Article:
By Sylvia Lichun Lin
Dec 22, 2021

A musical genius turned piano tuner, a self-made wealthy businessman, and his young pianist wife are brought together by a piano that refuses to be tuned. Does the tuner fail at his job? Are the pianist’s ears playing a trick on her? Or is the piano off-key because the marriage is in trouble? When promises are broken and trust betrayed, where does one find a tuner to restore the timbre of life?

The Piano Tuner, a novel by award-winning Taiwanese writer, Kuo Chiang-Sheng, is narrated by the eponymous title character, a one-time child prodigy whose potential earned him free music lessons and scorn from his peers and his own family. His father does not understand music and his classmates bully him – no macho boys play a sissy instrument like the piano. He would have given up if not for his persistent elementary school teacher, who finds him tutors and pays for his lessons. When one of her former students, now a renowned concert pianist returns to Taiwan for a brief stay, she arranges for the narrator to study with the pianist, who one day suggests a four-hand piano recital with the narrator. Growing up with inadequate love and few positive experiences, the narrator is overwhelmed by the attention, but an invitation extended too easily should never be taken seriously, he quickly learns. The pianist’s lover arrives in Taiwan and together they perform the four-hand piano piece. Feeling betrayed, the piano tuner leaves a deep scratch on the surface of the pianist’s expensive piano before storming out; he quits the lessons and turns to the more anonymous refuge of tuning pianos.

Mr. Lin, the wealthy businessman, meets his wife, Emily, during a dinner with business associates at a restaurant that offers post-meal whisky tasting, accompanied by live, classical music. One of the dinner guests asks Emily to drink with them, a crass request that is out of line for a refined place, but which is finessed by the manager. And so they meet. Eventually they marry, and Lin begins to learn about classical music, attending concerts and later planning a recital for Emily. Then he helps her open a music studio that offers lessons. She later dies of cancer, leaving a roomful of pianos, and the Steinway he bought for her at home.                    

Grief-stricken Lin must decide what to do with the pianos. In the meantime, the tuner continues to maintain the instruments in the studio and at Lin’s house. In one of his trips to the house, he reveals to Lin that Emily was never happy with how the Steinway sounded, to Lin’s great surprise. Why had she never told him? What else had she concealed from him? The tuner knows; she was in love with someone else, a former student. Being privy to the secret lets the narrator feel that he’s leveled the uneven relationship between Lin and him.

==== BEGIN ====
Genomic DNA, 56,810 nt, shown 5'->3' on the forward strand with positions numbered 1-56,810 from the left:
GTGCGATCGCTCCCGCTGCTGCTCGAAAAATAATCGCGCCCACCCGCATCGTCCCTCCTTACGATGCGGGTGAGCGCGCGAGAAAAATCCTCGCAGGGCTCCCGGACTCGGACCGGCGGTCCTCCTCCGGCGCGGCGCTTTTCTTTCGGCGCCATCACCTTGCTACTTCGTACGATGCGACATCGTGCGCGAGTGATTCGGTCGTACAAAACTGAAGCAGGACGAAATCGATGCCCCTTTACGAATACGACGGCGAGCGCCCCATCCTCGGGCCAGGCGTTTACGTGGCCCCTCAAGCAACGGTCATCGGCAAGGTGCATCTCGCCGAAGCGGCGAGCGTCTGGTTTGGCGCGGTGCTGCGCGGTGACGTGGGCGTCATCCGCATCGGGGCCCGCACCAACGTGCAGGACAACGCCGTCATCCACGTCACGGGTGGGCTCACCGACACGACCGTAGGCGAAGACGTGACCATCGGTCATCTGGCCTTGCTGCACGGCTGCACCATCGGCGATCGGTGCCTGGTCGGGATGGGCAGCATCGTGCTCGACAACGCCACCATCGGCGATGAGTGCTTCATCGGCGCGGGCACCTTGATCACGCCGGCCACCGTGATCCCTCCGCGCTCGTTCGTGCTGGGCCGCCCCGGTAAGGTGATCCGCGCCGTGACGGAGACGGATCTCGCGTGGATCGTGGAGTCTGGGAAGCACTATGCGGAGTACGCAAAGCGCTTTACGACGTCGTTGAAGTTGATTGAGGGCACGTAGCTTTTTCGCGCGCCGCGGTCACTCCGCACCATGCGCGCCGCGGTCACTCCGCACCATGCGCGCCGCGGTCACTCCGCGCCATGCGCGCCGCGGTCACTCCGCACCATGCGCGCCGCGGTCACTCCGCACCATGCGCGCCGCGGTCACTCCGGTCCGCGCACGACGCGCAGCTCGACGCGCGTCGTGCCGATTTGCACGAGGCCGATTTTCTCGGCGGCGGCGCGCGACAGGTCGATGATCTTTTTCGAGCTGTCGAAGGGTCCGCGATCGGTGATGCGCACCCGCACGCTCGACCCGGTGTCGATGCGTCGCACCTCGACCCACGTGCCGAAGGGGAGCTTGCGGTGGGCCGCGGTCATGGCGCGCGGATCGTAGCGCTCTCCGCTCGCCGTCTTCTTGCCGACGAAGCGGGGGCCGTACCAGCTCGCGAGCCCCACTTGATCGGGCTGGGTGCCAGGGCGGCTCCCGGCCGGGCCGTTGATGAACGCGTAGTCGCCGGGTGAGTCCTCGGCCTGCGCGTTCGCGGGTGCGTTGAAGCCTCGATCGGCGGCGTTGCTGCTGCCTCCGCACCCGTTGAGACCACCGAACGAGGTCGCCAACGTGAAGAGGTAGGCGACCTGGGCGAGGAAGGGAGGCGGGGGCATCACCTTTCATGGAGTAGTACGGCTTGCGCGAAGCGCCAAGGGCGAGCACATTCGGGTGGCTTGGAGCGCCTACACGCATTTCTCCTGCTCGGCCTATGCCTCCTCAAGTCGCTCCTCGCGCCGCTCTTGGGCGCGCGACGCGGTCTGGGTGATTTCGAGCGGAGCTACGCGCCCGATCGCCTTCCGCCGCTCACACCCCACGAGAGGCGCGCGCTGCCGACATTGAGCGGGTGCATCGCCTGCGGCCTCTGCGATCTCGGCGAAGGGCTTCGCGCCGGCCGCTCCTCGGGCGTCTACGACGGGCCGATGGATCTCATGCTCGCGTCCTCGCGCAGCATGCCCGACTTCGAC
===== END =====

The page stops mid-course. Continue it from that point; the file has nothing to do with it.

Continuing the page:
The two men, with their disparate relationships with Emily, decide to form a quasi-partnership to sell second-hand pianos. In addition to those currently housed in the studio, they need more inventory, which takes them on a buying trip to New York. While in Manhattan, Emily’s former student/lover happens to show up at the same restaurant. Oblivious to the affair, Lin is happy to see someone who once knew his wife, while the narrator is put off by the younger man’s insincerity and forced pleasantries during the brief encounter. Without knowing it, the narrator is on the precipice of a downward spiral.

As snow falls in New York, the narrator continues to slip into a mental state similar to the snow-blanketed world outside his hotel room. The two men drive to the outskirts of New York to visit a piano grave yard, where used pianos are either repaired, cannibalized, or turned into firewood to heat the massive space. In a semi-delirious state, the narrator picks up a hammer and smashes a piano waiting to be restored, a display of his mental decline. Lin has second thoughts about the joint venture and decides to spend time with his son in the city, sending the piano tuner home alone. Another promise broken.

The novel ends with the narrator traveling to Moscow to visit the former residence of Sviatoslav Richter, a Soviet pianist whose 18th piano sonata informs many of the relationships in the second half of the novel, and whose life sheds lights on the narrator, a piano tuner, and a metaphorical broken piano.

The Piano Tuner is an exploration of unfulfilled dreams and unkept pledges and their consequences, as well as a meditation on life, love, and friendship. Kuo writes in unadorned and yet elegant Chinese, which is beautifully rendered by an award-winning translating team.



Read more:
- Kuo Chiang-Sheng: https://booksfromtaiwan.tw/authors_info.php?id=374
- The Piano Tunerhttps://booksfromtaiwan.tw/books_info.php?id=411